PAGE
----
When thinking about technology, asset managers and asset owners have similar concerns and opportunities—both when investing in it and applying it. We must understand that technology is less about technology stocks and more about the way disruption affects corporate performance. And we must address the implications of technology for our businesses. In this two-part series about the power of technological change, I address these topics.
The Technology of Everything
The biggest force to be reckoned with as investors in technology is the technology of everything—increased computing power; artificial intelligence and machine learning; distributed computing through the cloud; ubiquitous data; richer analytics and visualization; and the power of mobility.
These influences have profoundly changed the corporate world. In manufacturing, healthcare, retail, media, and transportation, the level of disruption has never been higher, and it’s creating both stresses to incumbents and opportunities for newcomers.
Looking Beyond Technology Stocks
Investing in technology companies to gain technology seems obvious, but is actually less fruitful than you might think and comes with more risk than might be expected.
Based on the Russell 3000 Index returns since 1998, the best-performing technology industry group, software and services, ranks only eighth among all industry groups, behind some industry groups within the consumer, healthcare, and industrials sectors.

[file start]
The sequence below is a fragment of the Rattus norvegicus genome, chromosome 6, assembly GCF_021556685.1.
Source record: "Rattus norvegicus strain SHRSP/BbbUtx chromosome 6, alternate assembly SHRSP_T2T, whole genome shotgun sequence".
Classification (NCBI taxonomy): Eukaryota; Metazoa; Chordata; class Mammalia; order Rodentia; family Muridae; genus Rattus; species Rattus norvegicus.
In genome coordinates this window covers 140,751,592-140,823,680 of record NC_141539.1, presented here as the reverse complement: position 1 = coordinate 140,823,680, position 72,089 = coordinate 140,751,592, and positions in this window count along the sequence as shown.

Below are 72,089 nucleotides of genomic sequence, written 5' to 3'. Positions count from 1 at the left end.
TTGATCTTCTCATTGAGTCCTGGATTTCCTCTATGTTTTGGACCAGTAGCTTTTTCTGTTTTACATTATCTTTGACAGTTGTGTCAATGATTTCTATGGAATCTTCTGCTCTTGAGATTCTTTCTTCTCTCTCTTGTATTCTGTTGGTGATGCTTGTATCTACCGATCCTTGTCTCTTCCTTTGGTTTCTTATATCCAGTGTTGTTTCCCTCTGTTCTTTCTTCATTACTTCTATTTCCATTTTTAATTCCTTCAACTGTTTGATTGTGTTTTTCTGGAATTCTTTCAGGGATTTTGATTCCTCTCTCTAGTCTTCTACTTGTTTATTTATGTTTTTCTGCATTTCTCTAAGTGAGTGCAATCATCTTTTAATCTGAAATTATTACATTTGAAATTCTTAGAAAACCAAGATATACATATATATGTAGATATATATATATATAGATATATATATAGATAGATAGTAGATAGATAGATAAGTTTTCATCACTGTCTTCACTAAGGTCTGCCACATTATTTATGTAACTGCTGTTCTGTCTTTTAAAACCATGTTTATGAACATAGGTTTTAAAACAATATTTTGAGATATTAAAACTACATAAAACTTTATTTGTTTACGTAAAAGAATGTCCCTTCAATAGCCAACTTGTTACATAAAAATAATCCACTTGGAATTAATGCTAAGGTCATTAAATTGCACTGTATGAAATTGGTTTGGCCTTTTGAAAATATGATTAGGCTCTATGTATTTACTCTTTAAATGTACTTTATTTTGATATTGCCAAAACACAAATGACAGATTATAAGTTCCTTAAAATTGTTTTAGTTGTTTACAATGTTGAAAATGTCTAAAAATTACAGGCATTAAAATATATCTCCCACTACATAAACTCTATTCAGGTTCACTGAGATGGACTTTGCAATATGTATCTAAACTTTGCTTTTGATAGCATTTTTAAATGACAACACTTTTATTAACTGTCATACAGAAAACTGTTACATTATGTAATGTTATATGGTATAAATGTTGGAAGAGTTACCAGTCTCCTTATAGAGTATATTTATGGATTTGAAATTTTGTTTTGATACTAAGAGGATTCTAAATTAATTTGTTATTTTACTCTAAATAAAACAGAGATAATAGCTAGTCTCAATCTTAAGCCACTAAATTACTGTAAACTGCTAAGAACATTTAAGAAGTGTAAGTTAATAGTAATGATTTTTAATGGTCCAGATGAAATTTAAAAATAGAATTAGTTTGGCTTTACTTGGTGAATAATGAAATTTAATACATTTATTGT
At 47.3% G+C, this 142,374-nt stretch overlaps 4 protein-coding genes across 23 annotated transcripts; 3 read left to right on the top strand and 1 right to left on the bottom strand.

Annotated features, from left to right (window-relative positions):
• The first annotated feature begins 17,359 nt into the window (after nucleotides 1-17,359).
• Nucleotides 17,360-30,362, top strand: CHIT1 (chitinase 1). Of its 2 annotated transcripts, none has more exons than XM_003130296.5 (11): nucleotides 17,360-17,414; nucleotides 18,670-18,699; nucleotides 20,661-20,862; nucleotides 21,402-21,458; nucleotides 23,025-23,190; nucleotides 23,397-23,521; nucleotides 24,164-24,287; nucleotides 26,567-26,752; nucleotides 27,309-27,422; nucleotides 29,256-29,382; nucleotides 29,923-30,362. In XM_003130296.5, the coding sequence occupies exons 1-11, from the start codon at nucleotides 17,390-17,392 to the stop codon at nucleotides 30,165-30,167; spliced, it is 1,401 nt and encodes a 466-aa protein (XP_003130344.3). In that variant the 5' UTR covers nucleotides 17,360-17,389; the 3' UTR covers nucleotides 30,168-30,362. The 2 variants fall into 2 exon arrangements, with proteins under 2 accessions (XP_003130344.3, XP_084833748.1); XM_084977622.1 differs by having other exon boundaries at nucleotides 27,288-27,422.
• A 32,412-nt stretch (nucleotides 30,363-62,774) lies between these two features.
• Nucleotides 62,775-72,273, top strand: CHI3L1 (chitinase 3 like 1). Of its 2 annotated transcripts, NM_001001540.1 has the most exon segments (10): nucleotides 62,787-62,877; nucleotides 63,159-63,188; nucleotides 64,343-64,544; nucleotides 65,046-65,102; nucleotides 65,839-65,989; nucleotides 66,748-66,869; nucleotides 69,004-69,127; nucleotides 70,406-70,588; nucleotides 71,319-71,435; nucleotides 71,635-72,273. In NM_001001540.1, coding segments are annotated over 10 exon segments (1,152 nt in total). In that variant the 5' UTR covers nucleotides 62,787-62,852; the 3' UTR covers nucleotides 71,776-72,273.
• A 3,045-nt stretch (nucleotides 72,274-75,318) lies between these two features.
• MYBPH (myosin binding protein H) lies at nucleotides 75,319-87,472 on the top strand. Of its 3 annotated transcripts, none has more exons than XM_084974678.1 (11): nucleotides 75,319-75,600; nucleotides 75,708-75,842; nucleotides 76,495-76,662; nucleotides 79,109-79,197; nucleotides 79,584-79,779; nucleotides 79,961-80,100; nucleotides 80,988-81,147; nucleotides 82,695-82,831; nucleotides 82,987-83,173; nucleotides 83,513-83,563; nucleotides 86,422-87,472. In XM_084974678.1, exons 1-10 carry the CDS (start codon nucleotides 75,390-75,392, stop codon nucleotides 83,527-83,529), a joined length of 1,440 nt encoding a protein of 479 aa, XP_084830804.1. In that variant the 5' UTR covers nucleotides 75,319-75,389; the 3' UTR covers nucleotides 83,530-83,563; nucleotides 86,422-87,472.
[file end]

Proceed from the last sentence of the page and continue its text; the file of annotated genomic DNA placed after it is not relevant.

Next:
Other limits to investing in technology include expectations and valuations, which tend to be far too optimistic, leading to challenging stock returns. A shrinking opportunity set—fewer initial public offerings, robust private markets, slowing growth (thanks to regulation, lower capex needs, and abundant capital), and more mergers and acquisitions—are also a challenge.
We’re bullish on technology, especially outside of the technology sector.
When we look beyond the technology sector, however, we see better examples of companies that have built lasting, durable, sustainable competitive advantages by being early and/or intentional adopters of technology. Once entrenched, these companies are less likely to be disrupted. Ongoing innovation also becomes a self-fulfilling mindset.
Domino’s Pizza illustrates this concept well. Early in its development, the company used technology as a differentiator in all aspects of its business: supply chain, food preparation, delivery, and customer engagement. Now it’s a clear leader in an industry that is rapidly accelerating the pace of technology-led innovation. Compare Domino’s to another well-known company, Google parent Alphabet. Both went public in 2004, but Google stock is up 2,500%, while Domino’s stock is up 4,000%.
In a world of disruption, we find companies like these an appealing place to seek long-term value creation. So we’re bullish on technology, especially outside of the technology sector.
Laissez-Faire Governance Creates Risks
Of course, no discussion of technological disruption would be complete without an analysis of the risks, and I’ll start in an unusual place: the government.
Historically, the government (including the military) and academia have worked alongside corporations to develop new technologies. The Defense Advanced Research Projects Agency (DARPA) and NASA are good examples.
This has changed. We’ve seen an erosion of government influence in early-stage research and development as well as a more laissez-faire approach to intervention.